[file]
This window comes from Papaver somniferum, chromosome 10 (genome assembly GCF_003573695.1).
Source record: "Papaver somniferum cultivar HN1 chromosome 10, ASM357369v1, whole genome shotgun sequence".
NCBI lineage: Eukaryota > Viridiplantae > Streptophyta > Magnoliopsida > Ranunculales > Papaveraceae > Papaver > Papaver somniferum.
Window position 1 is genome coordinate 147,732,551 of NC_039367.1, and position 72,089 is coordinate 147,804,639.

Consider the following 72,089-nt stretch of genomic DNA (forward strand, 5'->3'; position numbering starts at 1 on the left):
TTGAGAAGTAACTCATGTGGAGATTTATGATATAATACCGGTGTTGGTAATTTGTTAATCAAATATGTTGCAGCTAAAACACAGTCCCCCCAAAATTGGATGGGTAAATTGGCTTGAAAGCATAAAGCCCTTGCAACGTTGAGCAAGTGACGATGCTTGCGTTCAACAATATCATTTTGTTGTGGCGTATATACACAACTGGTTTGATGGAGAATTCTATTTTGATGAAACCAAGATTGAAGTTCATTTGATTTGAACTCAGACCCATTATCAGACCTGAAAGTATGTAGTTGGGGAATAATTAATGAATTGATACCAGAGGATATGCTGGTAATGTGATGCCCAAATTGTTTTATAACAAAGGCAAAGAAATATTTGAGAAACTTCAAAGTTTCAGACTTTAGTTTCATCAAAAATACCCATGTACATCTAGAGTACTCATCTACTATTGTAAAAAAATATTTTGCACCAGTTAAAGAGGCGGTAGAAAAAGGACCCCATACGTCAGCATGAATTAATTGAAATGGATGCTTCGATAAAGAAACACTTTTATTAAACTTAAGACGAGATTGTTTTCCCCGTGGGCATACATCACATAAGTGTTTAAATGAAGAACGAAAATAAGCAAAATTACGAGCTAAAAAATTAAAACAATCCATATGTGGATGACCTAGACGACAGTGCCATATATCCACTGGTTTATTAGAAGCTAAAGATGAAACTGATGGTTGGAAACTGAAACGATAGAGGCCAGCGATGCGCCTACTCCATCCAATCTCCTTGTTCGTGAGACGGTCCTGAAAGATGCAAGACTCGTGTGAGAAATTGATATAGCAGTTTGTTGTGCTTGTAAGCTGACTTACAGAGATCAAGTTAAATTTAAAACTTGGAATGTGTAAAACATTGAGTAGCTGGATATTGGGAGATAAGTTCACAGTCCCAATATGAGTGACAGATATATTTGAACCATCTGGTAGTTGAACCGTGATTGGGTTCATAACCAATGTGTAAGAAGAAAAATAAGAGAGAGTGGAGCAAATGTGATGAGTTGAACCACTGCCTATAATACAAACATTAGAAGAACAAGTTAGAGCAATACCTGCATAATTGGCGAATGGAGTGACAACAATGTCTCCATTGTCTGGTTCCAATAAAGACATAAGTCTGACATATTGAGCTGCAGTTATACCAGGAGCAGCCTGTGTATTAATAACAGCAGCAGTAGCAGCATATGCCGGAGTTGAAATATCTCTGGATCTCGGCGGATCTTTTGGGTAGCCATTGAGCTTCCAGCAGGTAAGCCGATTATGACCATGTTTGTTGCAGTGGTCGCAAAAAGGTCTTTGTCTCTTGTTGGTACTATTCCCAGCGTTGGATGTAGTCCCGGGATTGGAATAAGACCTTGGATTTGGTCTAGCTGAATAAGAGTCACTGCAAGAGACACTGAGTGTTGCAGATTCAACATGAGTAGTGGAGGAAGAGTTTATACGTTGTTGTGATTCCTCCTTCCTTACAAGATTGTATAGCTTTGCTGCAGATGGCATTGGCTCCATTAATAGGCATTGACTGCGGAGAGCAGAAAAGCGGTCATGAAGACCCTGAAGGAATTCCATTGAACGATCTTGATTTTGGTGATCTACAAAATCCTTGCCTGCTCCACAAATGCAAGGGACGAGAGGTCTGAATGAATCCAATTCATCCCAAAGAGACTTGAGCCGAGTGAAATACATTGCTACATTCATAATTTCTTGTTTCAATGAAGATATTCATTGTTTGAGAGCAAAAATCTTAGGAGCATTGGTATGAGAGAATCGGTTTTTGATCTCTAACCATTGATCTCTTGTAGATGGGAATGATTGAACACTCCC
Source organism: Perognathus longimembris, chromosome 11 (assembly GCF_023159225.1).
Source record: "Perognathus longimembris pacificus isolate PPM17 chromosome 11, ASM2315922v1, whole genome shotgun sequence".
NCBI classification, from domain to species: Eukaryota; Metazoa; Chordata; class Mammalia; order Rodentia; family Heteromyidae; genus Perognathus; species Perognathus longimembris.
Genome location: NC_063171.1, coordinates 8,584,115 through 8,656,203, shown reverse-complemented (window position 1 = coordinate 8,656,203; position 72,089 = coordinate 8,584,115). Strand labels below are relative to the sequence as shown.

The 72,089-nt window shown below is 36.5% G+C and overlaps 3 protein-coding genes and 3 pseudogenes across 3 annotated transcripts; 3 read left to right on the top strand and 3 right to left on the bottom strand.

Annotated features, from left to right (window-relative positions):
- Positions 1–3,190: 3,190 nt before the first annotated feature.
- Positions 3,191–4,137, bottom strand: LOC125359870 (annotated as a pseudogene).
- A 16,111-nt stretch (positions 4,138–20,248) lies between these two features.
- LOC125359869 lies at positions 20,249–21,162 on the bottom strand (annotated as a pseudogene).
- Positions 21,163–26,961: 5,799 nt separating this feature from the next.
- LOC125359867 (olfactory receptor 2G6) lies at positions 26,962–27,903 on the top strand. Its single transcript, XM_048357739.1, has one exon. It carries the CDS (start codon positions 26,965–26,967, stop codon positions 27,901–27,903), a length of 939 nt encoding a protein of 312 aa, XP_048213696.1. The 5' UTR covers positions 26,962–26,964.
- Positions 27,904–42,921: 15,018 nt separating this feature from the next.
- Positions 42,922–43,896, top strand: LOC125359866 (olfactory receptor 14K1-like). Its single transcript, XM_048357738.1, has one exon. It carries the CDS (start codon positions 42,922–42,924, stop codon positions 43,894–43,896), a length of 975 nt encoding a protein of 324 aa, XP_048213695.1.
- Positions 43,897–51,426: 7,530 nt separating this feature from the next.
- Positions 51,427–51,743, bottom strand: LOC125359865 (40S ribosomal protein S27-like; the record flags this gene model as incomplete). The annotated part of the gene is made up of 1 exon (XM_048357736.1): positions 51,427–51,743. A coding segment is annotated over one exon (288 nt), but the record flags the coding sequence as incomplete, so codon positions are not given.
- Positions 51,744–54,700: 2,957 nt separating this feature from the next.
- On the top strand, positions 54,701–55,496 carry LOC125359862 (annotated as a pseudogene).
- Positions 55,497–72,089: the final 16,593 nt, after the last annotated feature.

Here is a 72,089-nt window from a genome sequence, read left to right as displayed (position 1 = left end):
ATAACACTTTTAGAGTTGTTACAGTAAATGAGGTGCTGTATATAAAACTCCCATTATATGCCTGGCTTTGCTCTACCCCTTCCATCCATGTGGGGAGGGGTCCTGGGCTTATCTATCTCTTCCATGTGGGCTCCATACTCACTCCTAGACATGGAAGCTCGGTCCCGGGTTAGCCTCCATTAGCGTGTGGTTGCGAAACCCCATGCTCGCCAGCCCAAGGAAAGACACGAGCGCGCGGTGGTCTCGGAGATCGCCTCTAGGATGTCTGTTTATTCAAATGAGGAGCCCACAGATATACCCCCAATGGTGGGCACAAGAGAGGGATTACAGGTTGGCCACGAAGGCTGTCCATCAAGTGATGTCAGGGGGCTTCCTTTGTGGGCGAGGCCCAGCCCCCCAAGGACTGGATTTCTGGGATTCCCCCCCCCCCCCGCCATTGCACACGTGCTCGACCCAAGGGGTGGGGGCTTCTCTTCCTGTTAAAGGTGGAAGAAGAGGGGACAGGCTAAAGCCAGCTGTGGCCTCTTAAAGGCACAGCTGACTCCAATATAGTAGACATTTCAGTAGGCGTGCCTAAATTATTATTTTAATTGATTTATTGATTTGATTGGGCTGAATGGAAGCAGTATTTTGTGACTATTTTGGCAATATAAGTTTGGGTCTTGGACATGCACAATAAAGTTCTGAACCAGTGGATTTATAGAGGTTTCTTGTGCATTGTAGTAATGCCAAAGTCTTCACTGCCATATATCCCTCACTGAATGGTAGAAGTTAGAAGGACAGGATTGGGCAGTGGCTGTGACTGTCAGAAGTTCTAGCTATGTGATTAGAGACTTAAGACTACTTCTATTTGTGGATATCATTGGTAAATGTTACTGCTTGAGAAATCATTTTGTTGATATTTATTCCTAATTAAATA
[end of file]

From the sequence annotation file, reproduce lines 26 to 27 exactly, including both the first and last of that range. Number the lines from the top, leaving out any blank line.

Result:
Here is a 72,089-nt window from a genome sequence, read left to right as displayed (position 1 = left end):
ATAACACTTTTAGAGTTGTTACAGTAAATGAGGTGCTGTATATAAAACTCCCATTATATGCCTGGCTTTGCTCTACCCCTTCCATCCATGTGGGGAGGGGTCCTGGGCTTATCTATCTCTTCCATGTGGGCTCCATACTCACTCCTAGACATGGAAGCTCGGTCCCGGGTTAGCCTCCATTAGCGTGTGGTTGCGAAACCCCATGCTCGCCAGCCCAAGGAAAGACACGAGCGCGCGGTGGTCTCGGAGATCGCCTCTAGGATGTCTGTTTATTCAAATGAGGAGCCCACAGATATACCCCCAATGGTGGGCACAAGAGAGGGATTACAGGTTGGCCACGAAGGCTGTCCATCAAGTGATGTCAGGGGGCTTCCTTTGTGGGCGAGGCCCAGCCCCCCAAGGACTGGATTTCTGGGATTCCCCCCCCCCCCCGCCATTGCACACGTGCTCGACCCAAGGGGTGGGGGCTTCTCTTCCTGTTAAAGGTGGAAGAAGAGGGGACAGGCTAAAGCCAGCTGTGGCCTCTTAAAGGCACAGCTGACTCCAATATAGTAGACATTTCAGTAGGCGTGCCTAAATTATTATTTTAATTGATTTATTGATTTGATTGGGCTGAATGGAAGCAGTATTTTGTGACTATTTTGGCAATATAAGTTTGGGTCTTGGACATGCACAATAAAGTTCTGAACCAGTGGATTTATAGAGGTTTCTTGTGCATTGTAGTAATGCCAAAGTCTTCACTGCCATATATCCCTCACTGAATGGTAGAAGTTAGAAGGACAGGATTGGGCAGTGGCTGTGACTGTCAGAAGTTCTAGCTATGTGATTAGAGACTTAAGACTACTTCTATTTGTGGATATCATTGGTAAATGTTACTGCTTGAGAAATCATTTTGTTGATATTTATTCCTAATTAAATA